Is peltier efficiency (COP) based on current and not voltage and could I have any voltage I want and get a high COP if I limit current?
Whats confusing is that one graph shows efficiency based on Voltage and the other graph based on current. These graphs are from 2 different peltier manufacturers and these graphs are just examples of what I saw, I got to the possible conclusion that COP is based on current.
This is what I am thinking in my head when I came to it:
I remember that Voltage and current is directly proportional to each other so if I would put 10V through the peltier and with that it would draw .5 amps (only an example , don't know the exact current draw with 10v). If I would limit the current to .5 amps with a power supply since and I picked a much higher voltage , (the current draw would be much more than .5A if I didn't limit the current) the COP value stay exactly the same or close to each other , or even rise ? I also know the efficiency is based on heat , and less current means less heat , more efficient.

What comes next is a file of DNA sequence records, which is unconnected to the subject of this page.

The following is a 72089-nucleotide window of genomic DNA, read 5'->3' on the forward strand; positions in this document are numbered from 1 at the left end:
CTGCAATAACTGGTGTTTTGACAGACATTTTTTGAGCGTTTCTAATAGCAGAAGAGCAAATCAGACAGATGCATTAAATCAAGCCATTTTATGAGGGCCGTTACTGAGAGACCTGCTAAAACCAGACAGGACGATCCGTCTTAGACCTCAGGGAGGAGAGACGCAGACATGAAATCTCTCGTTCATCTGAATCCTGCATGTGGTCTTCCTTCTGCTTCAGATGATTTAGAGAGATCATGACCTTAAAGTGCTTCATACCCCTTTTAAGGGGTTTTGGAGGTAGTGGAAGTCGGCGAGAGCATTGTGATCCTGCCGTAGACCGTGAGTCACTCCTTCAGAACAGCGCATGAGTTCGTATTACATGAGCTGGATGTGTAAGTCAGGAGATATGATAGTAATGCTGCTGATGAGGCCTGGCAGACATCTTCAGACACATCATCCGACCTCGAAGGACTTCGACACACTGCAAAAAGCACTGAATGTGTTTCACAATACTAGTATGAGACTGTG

I don't think the power (watts) would affect the COP even though the 1st graph says the higher the voltage less efficiency (COP). With the higher voltage and same current that is higher watts which could make the COP go up since the peltier might remove heat much faster from the side. What doesn't make exact sense is the first graph basically saying the COP drops with voltage. I am thinking what that graph is possibly saying is that as the voltage goes up the current increases as well.